Despite some positive measures, the authorities failed to restore the rights of people (known as the “erased”) whose permanent residency status was unlawfully revoked in 1992. Discrimination against Roma continued.
Despite some positive measures, the authorities failed to guarantee the rights of former permanent residents of Slovenia originating from other former Yugoslav republics, whose legal status was unlawfully revoked in 1992. It resulted in violations of their economic and social rights. Some of them were also forcibly removed from the country.
In March, the Parliament adopted a law which allowed for restoration of permanent residency status to the majority of the “erased”. The introduction of the law was an important first step towards full restoration of their rights. However, it failed to provide them with reparation for the human rights violations they suffered. Access to economic, social and cultural rights was not guaranteed by the law. The authorities failed to present further plans for full restoration of the rights of the “erased”, and a large number of people were excluded from provisions of the law.
The case Kuric v. Slovenia was referred to the Grand Chamber of the European Court of Human Rights in February 2011 at the request of the government. In July, the Grand Chamber held a hearing in the case. A decision was pending at the end of the year. In July 2010 the Court had ruled that the “erasure” of applicants’ identity had violated their right to remedy, and their right to family and private life.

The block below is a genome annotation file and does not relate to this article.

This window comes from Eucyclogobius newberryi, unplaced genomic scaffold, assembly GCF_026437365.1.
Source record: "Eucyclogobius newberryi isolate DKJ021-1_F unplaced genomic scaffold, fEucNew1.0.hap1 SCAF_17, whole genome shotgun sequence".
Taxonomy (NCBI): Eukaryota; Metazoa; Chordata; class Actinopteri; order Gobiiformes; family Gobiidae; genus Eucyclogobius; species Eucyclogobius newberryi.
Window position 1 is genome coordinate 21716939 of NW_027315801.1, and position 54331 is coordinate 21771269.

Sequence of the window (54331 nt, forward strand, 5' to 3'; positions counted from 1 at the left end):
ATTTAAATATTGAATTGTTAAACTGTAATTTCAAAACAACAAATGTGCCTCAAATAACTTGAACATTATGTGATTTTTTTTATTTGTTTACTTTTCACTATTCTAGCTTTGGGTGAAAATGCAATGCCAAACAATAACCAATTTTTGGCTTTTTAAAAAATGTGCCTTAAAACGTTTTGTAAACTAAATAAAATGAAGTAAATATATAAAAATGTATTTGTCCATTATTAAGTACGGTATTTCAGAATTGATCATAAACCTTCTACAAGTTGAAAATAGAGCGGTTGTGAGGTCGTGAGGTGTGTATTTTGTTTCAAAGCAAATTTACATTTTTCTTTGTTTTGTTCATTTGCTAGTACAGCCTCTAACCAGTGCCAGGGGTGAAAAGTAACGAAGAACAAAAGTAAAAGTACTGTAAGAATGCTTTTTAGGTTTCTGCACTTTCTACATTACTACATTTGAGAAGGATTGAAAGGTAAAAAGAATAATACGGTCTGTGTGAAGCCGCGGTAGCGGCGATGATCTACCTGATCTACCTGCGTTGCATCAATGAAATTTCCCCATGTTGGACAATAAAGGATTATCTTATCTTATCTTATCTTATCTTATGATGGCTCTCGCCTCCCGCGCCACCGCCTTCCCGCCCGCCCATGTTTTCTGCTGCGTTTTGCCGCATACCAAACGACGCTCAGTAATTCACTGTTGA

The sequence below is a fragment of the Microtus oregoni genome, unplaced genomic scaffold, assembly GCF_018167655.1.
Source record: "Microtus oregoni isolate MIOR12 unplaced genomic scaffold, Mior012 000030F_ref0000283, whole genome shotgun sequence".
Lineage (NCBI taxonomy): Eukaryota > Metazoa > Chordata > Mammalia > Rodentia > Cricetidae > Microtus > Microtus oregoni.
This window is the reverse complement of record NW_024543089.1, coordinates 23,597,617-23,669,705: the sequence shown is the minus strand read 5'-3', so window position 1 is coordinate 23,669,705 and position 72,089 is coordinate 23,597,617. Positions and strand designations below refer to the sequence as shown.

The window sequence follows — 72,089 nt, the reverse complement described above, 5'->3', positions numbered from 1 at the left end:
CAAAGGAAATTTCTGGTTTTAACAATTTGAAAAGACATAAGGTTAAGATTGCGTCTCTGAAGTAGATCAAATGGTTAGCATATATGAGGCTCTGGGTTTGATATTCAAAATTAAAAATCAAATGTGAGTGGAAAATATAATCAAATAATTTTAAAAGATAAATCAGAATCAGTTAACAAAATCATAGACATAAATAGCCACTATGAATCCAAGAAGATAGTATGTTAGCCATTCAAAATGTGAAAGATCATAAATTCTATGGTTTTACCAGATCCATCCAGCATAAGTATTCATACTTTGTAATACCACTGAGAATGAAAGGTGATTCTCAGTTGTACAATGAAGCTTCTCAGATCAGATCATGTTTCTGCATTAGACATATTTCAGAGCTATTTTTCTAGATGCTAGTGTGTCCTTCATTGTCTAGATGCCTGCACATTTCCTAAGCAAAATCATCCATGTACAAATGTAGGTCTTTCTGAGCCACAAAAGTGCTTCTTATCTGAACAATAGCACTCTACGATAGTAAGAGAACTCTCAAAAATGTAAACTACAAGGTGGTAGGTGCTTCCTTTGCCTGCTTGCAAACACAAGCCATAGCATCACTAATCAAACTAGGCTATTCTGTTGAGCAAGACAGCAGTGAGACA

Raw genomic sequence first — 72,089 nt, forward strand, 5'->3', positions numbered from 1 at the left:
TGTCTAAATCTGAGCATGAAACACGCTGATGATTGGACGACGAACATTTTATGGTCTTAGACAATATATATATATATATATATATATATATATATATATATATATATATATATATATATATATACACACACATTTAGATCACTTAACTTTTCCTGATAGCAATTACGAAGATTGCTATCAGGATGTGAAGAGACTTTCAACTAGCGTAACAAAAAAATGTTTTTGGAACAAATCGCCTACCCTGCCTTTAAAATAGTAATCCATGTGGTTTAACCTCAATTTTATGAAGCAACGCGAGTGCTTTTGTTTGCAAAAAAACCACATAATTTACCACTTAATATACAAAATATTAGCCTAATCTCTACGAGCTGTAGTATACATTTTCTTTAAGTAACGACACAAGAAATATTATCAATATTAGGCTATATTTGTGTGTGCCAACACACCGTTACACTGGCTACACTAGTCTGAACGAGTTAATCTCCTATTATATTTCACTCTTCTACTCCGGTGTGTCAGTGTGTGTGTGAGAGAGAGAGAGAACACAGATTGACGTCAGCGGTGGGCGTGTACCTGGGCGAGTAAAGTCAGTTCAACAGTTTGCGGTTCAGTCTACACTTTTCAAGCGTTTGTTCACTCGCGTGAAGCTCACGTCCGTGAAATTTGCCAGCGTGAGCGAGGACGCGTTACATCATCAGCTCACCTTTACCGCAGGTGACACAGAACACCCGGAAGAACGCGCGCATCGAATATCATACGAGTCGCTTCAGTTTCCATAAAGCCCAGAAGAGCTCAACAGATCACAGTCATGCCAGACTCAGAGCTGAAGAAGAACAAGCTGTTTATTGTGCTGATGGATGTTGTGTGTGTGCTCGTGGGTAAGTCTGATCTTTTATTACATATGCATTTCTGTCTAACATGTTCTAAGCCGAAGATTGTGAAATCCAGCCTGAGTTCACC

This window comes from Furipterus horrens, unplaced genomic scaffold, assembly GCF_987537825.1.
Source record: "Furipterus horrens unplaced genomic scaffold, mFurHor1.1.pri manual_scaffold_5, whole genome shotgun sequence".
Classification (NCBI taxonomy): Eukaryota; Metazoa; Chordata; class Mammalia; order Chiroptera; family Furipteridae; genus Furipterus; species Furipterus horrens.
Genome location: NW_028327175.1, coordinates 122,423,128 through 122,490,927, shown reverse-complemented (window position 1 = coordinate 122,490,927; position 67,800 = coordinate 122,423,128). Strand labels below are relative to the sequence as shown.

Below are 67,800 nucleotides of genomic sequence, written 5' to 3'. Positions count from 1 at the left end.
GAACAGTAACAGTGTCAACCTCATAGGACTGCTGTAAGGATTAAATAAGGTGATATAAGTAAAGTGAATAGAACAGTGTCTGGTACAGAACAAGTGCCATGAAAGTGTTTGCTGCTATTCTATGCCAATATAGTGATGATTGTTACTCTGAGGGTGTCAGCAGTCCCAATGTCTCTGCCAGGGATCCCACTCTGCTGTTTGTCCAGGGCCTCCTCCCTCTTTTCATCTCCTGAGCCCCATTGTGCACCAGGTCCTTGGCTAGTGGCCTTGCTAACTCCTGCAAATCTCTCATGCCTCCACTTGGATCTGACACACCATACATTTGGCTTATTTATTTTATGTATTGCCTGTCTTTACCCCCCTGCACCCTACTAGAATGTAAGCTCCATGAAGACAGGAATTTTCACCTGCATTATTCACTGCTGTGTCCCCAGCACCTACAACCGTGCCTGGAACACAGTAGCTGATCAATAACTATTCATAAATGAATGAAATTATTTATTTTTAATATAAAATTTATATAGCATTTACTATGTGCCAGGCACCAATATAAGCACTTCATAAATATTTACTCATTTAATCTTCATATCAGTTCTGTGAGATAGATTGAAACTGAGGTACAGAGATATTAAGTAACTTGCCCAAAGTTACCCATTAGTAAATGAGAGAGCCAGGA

The government failed to put in place adequate monitoring mechanisms on discrimination against Roma. There were no effective remedies for acts of discrimination committed by private and public actors.Top of page
Despite some positive steps taken by the authorities, the majority of Roma were still denied access to adequate housing.
Many Roma lived in isolated and segregated Roma-only settlements or slums in rural areas, where they lacked security of tenure. In the informal settlements, they were denied protection from forced evictions and had no access to public services, including sanitation. In some municipalities Roma had to fetch water – for drinking, cooking and personal hygiene – from polluted streams, and public taps at petrol stations and cemeteries.
In October, following pressure by civil society organizations, the authorities of Škocjan municipality took steps to provide the Roma settlement there with access to water.
In May, the Governmental Commission for Roma Protection recommended that all municipalities make water available to informal Roma settlements. However, government funding was not provided to implement the recommendation.
In September, the UN Special Rapporteur on the human right to safe drinking water and sanitation called on the authorities to immediately ensure access to water and sanitation for the Roma and to provide them with security of tenure, including by regularizing the informal settlements.Top of page